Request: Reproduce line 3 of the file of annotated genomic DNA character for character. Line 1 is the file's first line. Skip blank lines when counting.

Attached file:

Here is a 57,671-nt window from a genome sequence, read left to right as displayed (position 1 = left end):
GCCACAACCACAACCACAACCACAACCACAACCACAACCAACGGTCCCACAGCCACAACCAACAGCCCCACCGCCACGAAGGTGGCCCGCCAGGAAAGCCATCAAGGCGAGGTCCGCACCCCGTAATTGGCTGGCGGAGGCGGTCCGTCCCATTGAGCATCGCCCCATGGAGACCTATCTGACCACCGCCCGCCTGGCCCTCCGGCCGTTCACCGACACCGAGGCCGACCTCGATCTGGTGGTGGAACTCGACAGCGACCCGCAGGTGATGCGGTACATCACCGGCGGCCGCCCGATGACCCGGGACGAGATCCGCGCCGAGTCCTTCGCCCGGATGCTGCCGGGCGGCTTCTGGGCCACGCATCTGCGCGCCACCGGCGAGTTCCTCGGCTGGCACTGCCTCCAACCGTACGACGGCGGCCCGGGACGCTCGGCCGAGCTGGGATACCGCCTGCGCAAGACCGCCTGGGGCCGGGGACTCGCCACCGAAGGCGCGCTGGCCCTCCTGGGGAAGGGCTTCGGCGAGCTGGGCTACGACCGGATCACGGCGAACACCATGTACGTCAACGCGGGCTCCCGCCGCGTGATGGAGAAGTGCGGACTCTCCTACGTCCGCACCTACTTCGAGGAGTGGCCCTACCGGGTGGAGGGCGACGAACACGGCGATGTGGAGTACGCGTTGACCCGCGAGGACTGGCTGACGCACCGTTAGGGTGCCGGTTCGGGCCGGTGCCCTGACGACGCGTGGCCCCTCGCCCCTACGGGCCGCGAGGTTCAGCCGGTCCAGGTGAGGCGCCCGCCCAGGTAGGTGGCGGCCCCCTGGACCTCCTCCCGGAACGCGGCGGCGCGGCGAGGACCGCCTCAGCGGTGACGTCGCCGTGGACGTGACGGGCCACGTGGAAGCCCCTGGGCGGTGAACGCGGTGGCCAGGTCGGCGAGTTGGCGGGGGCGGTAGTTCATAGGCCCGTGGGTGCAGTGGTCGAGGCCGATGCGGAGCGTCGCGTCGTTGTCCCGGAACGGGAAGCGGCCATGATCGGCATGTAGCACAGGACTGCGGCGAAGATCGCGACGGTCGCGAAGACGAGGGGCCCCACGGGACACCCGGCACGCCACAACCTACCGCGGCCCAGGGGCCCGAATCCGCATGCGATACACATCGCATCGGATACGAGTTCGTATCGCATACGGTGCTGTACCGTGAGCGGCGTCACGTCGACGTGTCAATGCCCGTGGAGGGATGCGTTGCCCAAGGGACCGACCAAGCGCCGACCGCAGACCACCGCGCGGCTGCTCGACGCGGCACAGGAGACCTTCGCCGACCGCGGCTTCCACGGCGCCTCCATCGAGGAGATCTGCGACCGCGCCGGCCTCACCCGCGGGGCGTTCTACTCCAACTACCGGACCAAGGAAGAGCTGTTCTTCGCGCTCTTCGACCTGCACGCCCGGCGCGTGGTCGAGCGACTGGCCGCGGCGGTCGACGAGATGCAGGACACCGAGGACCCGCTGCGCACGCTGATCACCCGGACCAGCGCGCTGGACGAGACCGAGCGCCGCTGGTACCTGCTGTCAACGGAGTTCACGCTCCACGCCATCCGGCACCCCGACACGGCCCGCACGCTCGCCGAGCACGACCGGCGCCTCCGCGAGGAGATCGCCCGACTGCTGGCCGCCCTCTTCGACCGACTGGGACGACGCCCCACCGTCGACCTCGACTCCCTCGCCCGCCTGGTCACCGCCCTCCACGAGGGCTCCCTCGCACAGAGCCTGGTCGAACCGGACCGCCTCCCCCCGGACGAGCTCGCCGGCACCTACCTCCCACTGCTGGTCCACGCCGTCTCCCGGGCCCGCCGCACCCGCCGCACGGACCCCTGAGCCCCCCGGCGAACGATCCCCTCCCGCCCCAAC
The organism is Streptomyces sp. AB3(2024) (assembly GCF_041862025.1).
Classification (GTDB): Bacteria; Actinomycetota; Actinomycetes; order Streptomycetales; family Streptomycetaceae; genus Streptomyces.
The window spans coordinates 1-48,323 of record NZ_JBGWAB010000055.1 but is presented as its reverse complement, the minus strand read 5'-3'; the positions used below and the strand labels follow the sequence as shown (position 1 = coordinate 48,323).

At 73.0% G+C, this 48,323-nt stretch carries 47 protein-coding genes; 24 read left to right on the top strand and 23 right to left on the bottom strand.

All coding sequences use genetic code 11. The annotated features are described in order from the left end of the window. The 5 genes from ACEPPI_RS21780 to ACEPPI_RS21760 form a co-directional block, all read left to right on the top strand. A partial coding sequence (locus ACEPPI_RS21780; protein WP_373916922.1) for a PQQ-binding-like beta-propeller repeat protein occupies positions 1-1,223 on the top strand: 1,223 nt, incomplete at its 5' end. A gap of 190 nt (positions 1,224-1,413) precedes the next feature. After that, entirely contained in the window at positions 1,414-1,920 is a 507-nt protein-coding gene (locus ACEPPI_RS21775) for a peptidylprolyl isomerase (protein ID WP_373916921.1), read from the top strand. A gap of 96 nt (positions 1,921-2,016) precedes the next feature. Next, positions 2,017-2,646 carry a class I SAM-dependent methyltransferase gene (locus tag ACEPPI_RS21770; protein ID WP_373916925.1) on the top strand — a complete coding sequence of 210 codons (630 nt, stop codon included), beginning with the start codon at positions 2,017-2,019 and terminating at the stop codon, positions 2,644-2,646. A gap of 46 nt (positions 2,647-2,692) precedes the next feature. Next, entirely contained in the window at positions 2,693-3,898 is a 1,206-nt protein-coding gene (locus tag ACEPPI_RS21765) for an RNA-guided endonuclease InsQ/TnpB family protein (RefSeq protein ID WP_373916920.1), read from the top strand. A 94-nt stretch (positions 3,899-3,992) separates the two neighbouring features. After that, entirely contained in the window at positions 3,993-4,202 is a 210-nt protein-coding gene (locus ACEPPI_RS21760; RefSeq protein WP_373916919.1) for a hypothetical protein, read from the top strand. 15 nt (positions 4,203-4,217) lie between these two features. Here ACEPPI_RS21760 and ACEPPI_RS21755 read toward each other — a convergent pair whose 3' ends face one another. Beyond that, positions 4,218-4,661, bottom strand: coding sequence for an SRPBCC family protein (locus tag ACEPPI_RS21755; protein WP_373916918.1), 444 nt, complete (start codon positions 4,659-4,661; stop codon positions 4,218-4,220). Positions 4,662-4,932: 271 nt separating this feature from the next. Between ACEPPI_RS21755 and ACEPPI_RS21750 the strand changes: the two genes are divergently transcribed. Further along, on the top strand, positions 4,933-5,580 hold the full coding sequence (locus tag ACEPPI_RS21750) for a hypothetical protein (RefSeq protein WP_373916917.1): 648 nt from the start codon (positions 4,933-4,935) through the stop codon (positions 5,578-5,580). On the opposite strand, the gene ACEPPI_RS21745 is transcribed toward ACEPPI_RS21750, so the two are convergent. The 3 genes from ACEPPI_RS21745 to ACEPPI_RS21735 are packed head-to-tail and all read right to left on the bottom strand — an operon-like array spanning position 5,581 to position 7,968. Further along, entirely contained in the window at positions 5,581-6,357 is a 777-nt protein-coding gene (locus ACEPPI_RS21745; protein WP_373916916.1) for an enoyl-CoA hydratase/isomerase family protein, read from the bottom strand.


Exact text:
The organism is Streptomyces sp. AB3(2024) (assembly GCF_041862025.1).